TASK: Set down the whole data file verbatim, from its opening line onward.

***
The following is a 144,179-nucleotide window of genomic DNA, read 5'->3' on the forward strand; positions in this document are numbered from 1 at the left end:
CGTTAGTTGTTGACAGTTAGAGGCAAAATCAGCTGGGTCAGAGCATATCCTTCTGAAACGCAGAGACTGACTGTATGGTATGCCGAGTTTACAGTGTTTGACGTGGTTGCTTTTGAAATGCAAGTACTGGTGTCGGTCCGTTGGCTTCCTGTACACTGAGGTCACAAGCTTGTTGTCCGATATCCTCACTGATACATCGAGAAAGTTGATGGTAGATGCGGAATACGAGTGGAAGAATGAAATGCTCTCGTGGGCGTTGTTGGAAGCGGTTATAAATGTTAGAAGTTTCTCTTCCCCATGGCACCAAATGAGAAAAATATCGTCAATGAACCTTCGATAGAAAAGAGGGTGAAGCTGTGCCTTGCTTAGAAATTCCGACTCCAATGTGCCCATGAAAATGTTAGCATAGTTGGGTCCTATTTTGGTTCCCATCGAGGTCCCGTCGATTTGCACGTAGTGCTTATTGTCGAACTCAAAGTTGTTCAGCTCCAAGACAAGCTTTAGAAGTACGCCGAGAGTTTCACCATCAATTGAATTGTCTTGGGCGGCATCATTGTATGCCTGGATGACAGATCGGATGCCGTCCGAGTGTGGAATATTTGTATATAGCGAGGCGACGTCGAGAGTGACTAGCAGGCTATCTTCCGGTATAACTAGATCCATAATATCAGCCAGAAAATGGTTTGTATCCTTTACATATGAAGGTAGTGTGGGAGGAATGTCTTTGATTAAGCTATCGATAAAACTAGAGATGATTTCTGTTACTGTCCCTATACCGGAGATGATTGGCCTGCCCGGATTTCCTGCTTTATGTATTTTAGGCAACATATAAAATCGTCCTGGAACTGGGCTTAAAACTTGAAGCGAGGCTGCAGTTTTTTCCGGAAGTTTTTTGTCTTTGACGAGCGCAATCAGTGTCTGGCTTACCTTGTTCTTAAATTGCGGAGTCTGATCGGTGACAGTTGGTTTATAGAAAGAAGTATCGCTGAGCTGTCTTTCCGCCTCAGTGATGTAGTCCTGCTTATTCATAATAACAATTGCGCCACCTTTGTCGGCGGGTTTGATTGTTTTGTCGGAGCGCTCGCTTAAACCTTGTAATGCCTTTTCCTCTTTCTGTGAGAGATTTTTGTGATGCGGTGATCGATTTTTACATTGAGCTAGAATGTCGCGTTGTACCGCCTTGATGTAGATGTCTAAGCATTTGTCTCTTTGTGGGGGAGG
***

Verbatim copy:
The following is a 144,179-nucleotide window of genomic DNA, read 5'->3' on the forward strand; positions in this document are numbered from 1 at the left end:
CGTTAGTTGTTGACAGTTAGAGGCAAAATCAGCTGGGTCAGAGCATATCCTTCTGAAACGCAGAGACTGACTGTATGGTATGCCGAGTTTACAGTGTTTGACGTGGTTGCTTTTGAAATGCAAGTACTGGTGTCGGTCCGTTGGCTTCCTGTACACTGAGGTCACAAGCTTGTTGTCCGATATCCTCACTGATACATCGAGAAAGTTGATGGTAGATGCGGAATACGAGTGGAAGAATGAAATGCTCTCGTGGGCGTTGTTGGAAGCGGTTATAAATGTTAGAAGTTTCTCTTCCCCATGGCACCAAATGAGAAAAATATCGTCAATGAACCTTCGATAGAAAAGAGGGTGAAGCTGTGCCTTGCTTAGAAATTCCGACTCCAATGTGCCCATGAAAATGTTAGCATAGTTGGGTCCTATTTTGGTTCCCATCGAGGTCCCGTCGATTTGCACGTAGTGCTTATTGTCGAACTCAAAGTTGTTCAGCTCCAAGACAAGCTTTAGAAGTACGCCGAGAGTTTCACCATCAATTGAATTGTCTTGGGCGGCATCATTGTATGCCTGGATGACAGATCGGATGCCGTCCGAGTGTGGAATATTTGTATATAGCGAGGCGACGTCGAGAGTGACTAGCAGGCTATCTTCCGGTATAACTAGATCCATAATATCAGCCAGAAAATGGTTTGTATCCTTTACATATGAAGGTAGTGTGGGAGGAATGTCTTTGATTAAGCTATCGATAAAACTAGAGATGATTTCTGTTACTGTCCCTATACCGGAGATGATTGGCCTGCCCGGATTTCCTGCTTTATGTATTTTAGGCAACATATAAAATCGTCCTGGAACTGGGCTTAAAACTTGAAGCGAGGCTGCAGTTTTTTCCGGAAGTTTTTTGTCTTTGACGAGCGCAATCAGTGTCTGGCTTACCTTGTTCTTAAATTGCGGAGTCTGATCGGTGACAGTTGGTTTATAGAAAGAAGTATCGCTGAGCTGTCTTTCCGCCTCAGTGATGTAGTCCTGCTTATTCATAATAACAATTGCGCCACCTTTGTCGGCGGGTTTGATTGTTTTGTCGGAGCGCTCGCTTAAACCTTGTAATGCCTTTTCCTCTTTCTGTGAGAGATTTTTGTGATGCGGTGATCGATTTTTACATTGAGCTAGAATGTCGCGTTGTACCGCCTTGATGTAGATGTCTAAGCATTTGTCTCTTTGTGGGGGAGG